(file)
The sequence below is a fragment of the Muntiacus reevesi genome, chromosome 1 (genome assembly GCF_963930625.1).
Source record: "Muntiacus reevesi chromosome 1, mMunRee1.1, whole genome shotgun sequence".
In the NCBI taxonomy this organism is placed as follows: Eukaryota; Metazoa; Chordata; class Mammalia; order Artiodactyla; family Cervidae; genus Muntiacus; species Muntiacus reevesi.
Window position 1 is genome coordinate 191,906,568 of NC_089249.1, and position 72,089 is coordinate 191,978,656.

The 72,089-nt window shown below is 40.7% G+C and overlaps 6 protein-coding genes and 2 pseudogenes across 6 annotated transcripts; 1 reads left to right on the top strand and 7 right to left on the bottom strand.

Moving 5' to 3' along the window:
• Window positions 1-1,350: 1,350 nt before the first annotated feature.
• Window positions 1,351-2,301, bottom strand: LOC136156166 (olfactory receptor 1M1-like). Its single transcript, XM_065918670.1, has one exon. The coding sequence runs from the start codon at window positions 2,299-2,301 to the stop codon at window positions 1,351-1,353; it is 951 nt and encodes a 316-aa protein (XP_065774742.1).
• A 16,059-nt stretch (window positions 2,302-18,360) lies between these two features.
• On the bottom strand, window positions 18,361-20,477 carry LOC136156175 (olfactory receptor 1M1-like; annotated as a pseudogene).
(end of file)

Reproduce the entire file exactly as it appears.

The sequence below is a fragment of the Muntiacus reevesi genome, chromosome 1 (genome assembly GCF_963930625.1).
Source record: "Muntiacus reevesi chromosome 1, mMunRee1.1, whole genome shotgun sequence".
In the NCBI taxonomy this organism is placed as follows: Eukaryota; Metazoa; Chordata; class Mammalia; order Artiodactyla; family Cervidae; genus Muntiacus; species Muntiacus reevesi.
Window position 1 is genome coordinate 191,906,568 of NC_089249.1, and position 72,089 is coordinate 191,978,656.

The 72,089-nt window shown below is 40.7% G+C and overlaps 6 protein-coding genes and 2 pseudogenes across 6 annotated transcripts; 1 reads left to right on the top strand and 7 right to left on the bottom strand.

Moving 5' to 3' along the window:
• Window positions 1-1,350: 1,350 nt before the first annotated feature.
• Window positions 1,351-2,301, bottom strand: LOC136156166 (olfactory receptor 1M1-like). Its single transcript, XM_065918670.1, has one exon. The coding sequence runs from the start codon at window positions 2,299-2,301 to the stop codon at window positions 1,351-1,353; it is 951 nt and encodes a 316-aa protein (XP_065774742.1).
• A 16,059-nt stretch (window positions 2,302-18,360) lies between these two features.
• On the bottom strand, window positions 18,361-20,477 carry LOC136156175 (olfactory receptor 1M1-like; annotated as a pseudogene).